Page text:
VICTORIA, British Columbia (Reuters) - Canada’s westernmost province will impose a comprehensive carbon tax, the British Columbia government said on Tuesday, dismissing complaints from critics that such fees to fight climate change will hurt the economy.
The tax on fossil fuels will raise C$1.85 billion ($1.82 billion) over the next three years, but officials were quick to describe the plan as “revenue neutral” because it will be offset by tax cuts and a one-time payment to each provincial resident this year.
The Pacific Coast province said the plan will be among the world’s most comprehensive and was needed to meet British Columbia’s promise to cut emissions of greenhouse gases linked to global warming by 33 percent by 2020.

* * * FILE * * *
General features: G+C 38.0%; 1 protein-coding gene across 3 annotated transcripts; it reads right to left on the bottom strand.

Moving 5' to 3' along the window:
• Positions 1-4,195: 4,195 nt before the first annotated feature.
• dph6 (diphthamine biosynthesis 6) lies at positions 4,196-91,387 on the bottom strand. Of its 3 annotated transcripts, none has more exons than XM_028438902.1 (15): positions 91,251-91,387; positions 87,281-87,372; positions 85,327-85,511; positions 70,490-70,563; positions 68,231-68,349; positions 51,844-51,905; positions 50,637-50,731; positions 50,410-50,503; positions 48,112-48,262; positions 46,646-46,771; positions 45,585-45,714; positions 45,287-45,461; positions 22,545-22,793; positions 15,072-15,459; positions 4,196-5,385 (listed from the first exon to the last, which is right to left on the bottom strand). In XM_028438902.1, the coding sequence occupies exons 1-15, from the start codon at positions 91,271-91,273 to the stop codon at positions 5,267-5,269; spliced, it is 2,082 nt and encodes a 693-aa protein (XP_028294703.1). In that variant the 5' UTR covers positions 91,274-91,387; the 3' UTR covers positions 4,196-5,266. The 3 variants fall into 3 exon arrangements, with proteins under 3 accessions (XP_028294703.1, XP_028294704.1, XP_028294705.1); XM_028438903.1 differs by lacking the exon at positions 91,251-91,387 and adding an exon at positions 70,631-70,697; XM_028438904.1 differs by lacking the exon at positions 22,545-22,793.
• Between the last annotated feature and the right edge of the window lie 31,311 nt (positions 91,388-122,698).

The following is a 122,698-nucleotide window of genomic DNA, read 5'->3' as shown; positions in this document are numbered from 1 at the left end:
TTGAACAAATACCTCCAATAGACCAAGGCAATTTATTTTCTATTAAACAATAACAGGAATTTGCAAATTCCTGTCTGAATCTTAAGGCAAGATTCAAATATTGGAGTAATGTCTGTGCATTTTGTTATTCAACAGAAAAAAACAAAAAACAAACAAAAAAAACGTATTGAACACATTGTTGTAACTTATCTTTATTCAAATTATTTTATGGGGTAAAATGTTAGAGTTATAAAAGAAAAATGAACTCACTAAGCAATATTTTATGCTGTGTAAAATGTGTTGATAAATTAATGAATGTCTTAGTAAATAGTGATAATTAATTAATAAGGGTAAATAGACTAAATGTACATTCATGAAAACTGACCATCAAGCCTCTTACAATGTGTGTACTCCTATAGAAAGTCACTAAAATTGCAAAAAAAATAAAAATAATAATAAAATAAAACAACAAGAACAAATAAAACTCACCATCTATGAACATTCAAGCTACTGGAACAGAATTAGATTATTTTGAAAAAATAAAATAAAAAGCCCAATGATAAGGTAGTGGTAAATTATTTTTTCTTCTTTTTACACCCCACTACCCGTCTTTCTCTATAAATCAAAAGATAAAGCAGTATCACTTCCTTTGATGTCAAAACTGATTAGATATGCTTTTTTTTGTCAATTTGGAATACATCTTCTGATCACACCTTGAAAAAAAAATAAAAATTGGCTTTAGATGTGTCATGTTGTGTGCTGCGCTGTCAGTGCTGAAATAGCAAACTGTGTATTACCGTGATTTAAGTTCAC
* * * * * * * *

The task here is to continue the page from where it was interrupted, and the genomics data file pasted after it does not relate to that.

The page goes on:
Canada’s federal government has been cool to the idea of a national carbon tax and said it does not want provinces to enact patchwork legislation to address emissions.
British Columbia has also been working with a coalition of U.S. states and Canadian provinces to enact a system to trade carbon credits. Details are expected to be released later this year.
The carbon tax was unveiled as part of the C$37.7 billion budget for the 2008-09 fiscal year, which begins at the end of March.
Reporting Allan Dowd; Editing by Rob Wilson